How can you tell if a number is a power of two?
That’s easy if it’s in the form 2n, where n is an integer. For example, 212, 20, and 2-37 are powers of two. That is by definition. But what about arbitrary positive numbers like 16,392, 524,288, or 0.00390625? Are they powers of two? Here’s how to tell — if they can be simplified to the form 2n, they are; if they can’t, they’re not.
We’ll go through this in two steps. First, we’ll see how to transform known powers of two, using simple arithmetic, into the form 2n. Then, we’ll see how to test whether an arbitrary number is a power of two.
(If you’re looking for information about how to tell if a number in a computer is a power of two, see my articles “What Powers of Two Look Like Inside a Computer” and “Ten Ways to Check if an Integer Is a Power Of Two in C”.)
Transforming a Power of Two Into the Form 2n
Some numbers you’ll recognize immediately as powers of two, despite not being expressed in the form 2n. For example: 2, 4, 8, 16, 1/2, 1/4, 1/8, 0.5, and 0.25. If you’re computer savvy, you’ll recognize other powers of two, like 256, 1,024, 4,096, and even 65,536. But what about powers of two you have not memorized?
In general, to show that a number is a power of two, you’ll need a procedure — that is, an algorithm — to put it into the form 2n. The algorithm to use depends on whether you are working with a positive or negative power of two (you don’t need an algorithm to tell you that 1, which is 20, is a power of two).
Transforming Positive Powers of Two
The most straightforward way to convert a positive power of two into the form 2n is to count the number n of divisions by 2 that it takes to reach a quotient of 1. For example, the number 524,288 requires 19 divisions to reach 1, giving 219:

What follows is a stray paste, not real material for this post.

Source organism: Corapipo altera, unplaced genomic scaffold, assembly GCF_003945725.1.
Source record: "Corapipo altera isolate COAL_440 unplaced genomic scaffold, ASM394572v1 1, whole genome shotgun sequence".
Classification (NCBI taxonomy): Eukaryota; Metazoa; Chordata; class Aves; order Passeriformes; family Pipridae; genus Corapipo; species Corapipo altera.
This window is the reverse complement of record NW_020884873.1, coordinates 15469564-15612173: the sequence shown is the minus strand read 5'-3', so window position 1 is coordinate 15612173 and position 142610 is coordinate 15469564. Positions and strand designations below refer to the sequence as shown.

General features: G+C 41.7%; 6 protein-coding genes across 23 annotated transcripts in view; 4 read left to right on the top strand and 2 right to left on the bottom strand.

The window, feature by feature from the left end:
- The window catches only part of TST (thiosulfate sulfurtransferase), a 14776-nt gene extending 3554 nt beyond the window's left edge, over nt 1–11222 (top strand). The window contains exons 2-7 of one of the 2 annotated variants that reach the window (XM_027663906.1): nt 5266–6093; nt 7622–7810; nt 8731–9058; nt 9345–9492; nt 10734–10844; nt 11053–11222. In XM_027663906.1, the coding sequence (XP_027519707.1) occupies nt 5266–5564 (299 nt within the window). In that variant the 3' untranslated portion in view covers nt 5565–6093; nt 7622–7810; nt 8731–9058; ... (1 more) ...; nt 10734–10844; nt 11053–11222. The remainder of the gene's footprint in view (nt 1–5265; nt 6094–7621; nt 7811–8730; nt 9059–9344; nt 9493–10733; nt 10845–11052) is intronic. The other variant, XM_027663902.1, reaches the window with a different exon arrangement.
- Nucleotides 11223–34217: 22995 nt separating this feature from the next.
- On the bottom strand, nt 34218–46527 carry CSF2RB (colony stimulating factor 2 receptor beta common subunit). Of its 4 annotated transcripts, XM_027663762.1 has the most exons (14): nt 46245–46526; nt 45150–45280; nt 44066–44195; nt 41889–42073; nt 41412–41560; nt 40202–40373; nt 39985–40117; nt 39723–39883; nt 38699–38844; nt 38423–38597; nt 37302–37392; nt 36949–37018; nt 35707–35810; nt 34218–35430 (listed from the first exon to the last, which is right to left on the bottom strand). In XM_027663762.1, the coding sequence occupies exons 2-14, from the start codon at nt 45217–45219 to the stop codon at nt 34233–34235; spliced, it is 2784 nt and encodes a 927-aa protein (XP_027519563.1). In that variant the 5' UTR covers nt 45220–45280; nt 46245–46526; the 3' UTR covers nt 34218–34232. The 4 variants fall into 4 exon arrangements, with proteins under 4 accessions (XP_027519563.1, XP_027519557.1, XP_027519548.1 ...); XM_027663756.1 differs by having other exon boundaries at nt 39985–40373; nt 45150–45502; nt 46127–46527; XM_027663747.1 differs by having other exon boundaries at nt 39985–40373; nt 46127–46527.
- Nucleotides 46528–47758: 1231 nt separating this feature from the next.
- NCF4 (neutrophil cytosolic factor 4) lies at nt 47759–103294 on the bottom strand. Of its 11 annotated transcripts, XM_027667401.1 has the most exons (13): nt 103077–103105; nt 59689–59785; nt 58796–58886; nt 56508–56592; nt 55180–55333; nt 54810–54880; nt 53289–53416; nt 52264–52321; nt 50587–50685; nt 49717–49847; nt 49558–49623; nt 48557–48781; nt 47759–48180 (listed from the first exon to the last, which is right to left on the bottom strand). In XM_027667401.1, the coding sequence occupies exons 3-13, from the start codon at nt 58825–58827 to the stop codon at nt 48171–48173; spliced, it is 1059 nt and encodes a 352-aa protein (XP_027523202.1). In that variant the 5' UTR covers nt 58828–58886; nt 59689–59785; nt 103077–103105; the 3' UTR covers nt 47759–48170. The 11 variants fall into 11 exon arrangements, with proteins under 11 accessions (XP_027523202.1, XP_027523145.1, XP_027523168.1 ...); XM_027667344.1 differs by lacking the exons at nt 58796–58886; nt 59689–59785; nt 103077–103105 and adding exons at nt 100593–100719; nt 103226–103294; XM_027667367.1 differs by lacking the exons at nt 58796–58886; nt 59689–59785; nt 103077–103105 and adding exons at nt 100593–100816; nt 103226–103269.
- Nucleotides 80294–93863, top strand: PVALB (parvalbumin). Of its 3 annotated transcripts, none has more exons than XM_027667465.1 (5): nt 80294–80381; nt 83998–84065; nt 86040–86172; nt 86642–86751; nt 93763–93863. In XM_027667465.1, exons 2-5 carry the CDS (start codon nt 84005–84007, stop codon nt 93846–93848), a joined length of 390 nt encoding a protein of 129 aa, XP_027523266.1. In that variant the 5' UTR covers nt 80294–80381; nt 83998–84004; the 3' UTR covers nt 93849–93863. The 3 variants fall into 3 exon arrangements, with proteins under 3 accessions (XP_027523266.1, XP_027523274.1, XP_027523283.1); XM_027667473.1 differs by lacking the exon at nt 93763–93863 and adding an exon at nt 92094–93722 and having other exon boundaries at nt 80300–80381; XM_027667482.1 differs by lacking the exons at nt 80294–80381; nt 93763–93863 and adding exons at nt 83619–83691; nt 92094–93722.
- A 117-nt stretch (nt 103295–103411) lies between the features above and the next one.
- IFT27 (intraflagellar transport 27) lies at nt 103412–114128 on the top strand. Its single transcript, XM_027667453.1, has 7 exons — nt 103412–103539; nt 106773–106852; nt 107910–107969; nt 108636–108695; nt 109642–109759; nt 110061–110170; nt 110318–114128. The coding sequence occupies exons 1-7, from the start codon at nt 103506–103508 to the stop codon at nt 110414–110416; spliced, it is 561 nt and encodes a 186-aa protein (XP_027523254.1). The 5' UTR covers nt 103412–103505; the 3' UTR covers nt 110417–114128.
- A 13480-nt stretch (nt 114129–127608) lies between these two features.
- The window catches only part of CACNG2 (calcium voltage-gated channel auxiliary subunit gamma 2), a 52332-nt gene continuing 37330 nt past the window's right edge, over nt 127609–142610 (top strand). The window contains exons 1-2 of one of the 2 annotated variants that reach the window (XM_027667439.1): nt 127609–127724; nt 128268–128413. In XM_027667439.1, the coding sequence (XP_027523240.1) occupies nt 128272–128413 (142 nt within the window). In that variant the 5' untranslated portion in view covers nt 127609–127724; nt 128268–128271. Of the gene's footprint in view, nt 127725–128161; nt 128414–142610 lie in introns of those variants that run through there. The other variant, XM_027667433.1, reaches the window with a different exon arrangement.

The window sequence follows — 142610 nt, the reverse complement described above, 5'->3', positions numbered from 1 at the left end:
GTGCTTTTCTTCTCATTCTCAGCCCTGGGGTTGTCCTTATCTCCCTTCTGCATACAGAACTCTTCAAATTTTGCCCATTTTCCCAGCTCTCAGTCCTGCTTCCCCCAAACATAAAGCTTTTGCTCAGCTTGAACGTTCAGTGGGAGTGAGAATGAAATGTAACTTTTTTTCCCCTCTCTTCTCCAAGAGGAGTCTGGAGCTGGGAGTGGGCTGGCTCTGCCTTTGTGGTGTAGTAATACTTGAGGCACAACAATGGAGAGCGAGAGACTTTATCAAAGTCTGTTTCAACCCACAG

- 524,288/2 = 262,144
- 262,144/2 = 131,072
- 131,072/2 = 65,536
- 65,536/2 = 32,768
- 32,768/2 = 16,384
- 16,384/2 = 8,192
- 8,192/2 = 4,096
- 4,096/2 = 2,048
- 2,048/2 = 1,024
- 1,024/2 = 512
- 512/2 = 256
- 256/2 = 128
- 128/2 = 64
- 64/2 = 32
- 32/2 = 16
- 16/2 = 8
- 8/2 = 4
- 4/2 = 2
- 2/2 = 1
This example exposes a property common to all positive powers of two: all intermediate quotients are powers of two as well. In fact, the quotients form a descending sequence of consecutive nonnegative powers of two. For the number 524,288, the sequence of quotients is 218, 217, 216, … , 21, 20.
Transforming Negative Powers of Two
To convert a negative power of two into the form 2n, count the number n of multiplications by 2 that it takes to reach a product of 1 — then negate n. For example, the number 0.00390625 requires 8 multiplications to reach 1, giving 2-8:
- 0.00390625*2 = 0.0078125
- 0.0078125*2 = 0.015625
- 0.015625*2 = 0.03125
- 0.03125*2 = 0.0625
- 0.0625*2 = 0.125
- 0.125*2 = 0.25
- 0.25*2 = 0.5
- 0.5*2 = 1.0
This example exposes a few properties common to all negative powers of two. First, notice that all intermediate products are powers of two. In fact, the products form an ascending sequence of consecutive nonpositive powers of two. For the number 0.00390625, the sequence of products is 2-7, 2-6, 2-5, … , 2-1, 20. Also, all the products, except the last, end with the digit 5; all negative powers of two in decimal form end in 5!
This algorithm works just as well for negative powers of two expressed as fractions. For example, 1/128 is 2-7:
- 1/128*2 = 1/64
- 1/64*2 = 1/32
- 1/32*2 = 1/16
- 1/16*2 = 1/8
- 1/8*2 = 1/4
- 1/4*2 = 1/2
- 1/2*2 = 1
You don’t need to work with fractions; you could do one of the following instead:
- Treat the denominator as a positive power of two, transform it using the division algorithm, and then negate the exponent
- Convert the fraction to a decimal and transform it using the multiplication algorithm
Checking If an Arbitrary Number Is a Power Of Two
To this point we’ve demonstrated our algorithms on numbers that are known to be powers of two. But what if you don’t know that a number is a power of two to start with? The same algorithms will tell you.
Checking Positive Integers